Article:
Australia’s unappetising, business-as-usual Budget: AFGC

By Kacey Culliney

- Last updated on GMT

Related tags: Australia

Australia's Budget: a bit blurred for food and grocery industry...
Australia's Budget: a bit blurred for food and grocery industry...
Australia’s Federal Budget is unappetising, with no bold policies directly impacting the country’s food and drink industry, according to the Australian Food and Grocery Council.

The Australian government released its annual Budget on the evening of May 8.

Dr Geoffrey Annison, acting chief executive of AFGC, described the Budget as disappointing, and failed to make any real changes to Australia’s largest manufacturing sector – food and grocery – valued at A$108bn.

It is, “business-as-usual rather than a bold new plan for industry to become more competitive domestically and globally and continue to invest, innovate and create jobs,”​ Annison said.

There is little in this Budget to enable industry to become more competitive, he said, and it does not reflect the Prime Minister’s recent call for Australia to become a global leader in food production and play a key role in worldwide food security.

He also expressed disappointment at the lack of new funding for the long-anticipated National Food Plan; an “important blueprint”​ for industry. However, the Department of Agriculture, Fisheries and Forestry has noted its priority will be to deliver this plan which will look at the long-term sustainability of food production.

One big ticket…

However, Annison did acknowledge one “big ticket”​ item – the Australian governments investment in a A$30m manufacturing technology innovation centre, as this will boost the country’s manufacturing industry.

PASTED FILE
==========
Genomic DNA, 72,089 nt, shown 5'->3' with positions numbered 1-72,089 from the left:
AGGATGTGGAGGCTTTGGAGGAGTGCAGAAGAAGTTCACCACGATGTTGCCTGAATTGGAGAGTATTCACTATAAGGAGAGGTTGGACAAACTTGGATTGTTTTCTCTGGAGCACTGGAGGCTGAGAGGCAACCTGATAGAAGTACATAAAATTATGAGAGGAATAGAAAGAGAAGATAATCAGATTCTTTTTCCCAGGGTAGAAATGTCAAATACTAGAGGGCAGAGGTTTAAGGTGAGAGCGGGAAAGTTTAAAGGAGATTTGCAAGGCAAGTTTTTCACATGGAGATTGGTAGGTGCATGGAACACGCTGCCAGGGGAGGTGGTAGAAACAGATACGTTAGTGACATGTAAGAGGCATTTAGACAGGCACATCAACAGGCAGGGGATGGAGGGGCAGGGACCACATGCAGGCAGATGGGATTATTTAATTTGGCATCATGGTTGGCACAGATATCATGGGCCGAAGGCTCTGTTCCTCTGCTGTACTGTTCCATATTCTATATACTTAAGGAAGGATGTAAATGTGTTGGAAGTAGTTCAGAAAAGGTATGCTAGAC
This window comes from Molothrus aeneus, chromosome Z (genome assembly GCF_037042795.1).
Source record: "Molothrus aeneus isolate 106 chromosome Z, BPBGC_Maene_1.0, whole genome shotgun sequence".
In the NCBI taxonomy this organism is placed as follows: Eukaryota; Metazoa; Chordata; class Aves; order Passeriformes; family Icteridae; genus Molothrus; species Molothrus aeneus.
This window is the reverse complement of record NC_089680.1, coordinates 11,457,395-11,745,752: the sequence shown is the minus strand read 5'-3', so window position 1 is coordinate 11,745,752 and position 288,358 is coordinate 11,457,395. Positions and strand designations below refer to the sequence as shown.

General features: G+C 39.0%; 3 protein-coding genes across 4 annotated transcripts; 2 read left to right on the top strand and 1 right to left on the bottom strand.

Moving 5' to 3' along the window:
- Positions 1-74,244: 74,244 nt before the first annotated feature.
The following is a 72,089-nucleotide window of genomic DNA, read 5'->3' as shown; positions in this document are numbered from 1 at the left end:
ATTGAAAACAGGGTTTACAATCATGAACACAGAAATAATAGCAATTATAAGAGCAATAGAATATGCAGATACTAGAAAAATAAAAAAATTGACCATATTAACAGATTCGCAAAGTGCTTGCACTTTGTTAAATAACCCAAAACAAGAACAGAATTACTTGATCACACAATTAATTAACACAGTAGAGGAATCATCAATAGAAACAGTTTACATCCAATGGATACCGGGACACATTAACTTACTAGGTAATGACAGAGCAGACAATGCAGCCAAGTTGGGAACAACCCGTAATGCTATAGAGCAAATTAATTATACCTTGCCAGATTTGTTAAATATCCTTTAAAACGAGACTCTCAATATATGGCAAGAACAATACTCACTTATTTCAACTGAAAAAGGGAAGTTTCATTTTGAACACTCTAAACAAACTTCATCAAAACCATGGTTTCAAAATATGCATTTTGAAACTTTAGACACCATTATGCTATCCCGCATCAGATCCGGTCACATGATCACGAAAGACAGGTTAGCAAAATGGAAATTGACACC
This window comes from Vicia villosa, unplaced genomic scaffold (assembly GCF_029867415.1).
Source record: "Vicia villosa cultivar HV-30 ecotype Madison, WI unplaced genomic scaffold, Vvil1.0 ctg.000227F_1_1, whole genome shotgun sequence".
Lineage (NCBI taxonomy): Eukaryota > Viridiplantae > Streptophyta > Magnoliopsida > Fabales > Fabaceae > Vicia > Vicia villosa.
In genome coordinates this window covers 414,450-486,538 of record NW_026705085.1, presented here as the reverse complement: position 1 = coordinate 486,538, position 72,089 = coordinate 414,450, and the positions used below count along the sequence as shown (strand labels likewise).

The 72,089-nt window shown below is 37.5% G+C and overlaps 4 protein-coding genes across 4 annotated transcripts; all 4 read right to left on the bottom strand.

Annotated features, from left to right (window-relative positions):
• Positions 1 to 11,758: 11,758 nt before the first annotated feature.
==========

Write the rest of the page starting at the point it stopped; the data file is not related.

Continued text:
The government detailed that the industry-led centre will pull together researchers from agencies and universities and manufacturers, both major and SMEs, in a bid to drive innovation through new and improved industrial products and processes.

The Complementary Healthcare Council (CHC) has called upon the government to focus on preventive health in this innovation investment, as it is “an increasingly critical element of the healthcare sector.”

Wendy Morros, executive director of CHC, said that “Australia has proven itself as a global leader in research and development and this additional funding will hopefully allow the complementary medicines industry to build on this reputation.”

A commitment to building a sustainable biosecurity system was also included in the Budget, with A$379.9m to be used over seven years to develop a post entry quarantine facility near Melbourne.

Joe Ludwig, minister for Agriculture, Fisheries and Forestry, said this facility will mean Australia has the “newest and most advanced technology available to manage the import of high-risk plant and animal material.”

The AFGC welcomed this as maintaining bio-security and protecting agricultural production is “critical”​ to the food and grocery manufacturing sector.

More work for FSANZ and less money

The budget for Food Standards Australia and New Zealand (FSANZ) was decreased; a move of concern said Annison, “as the organisation will have a substantially increased workload associated with the proposed health claim regulations.”

“Having a poorly resourced regulator is not in the best interest of food and grocery manufacturers, or for Australian consumers,”​ he said.

Government must to continue to work closely with industry on reforms to ensure a “thriving, prosperous and robust food and grocery industry that will contribute many benefits to Australia’s economy including job opportunities, especially in rural and regional areas,”​ he said.

Related topics: Policy, Oceania

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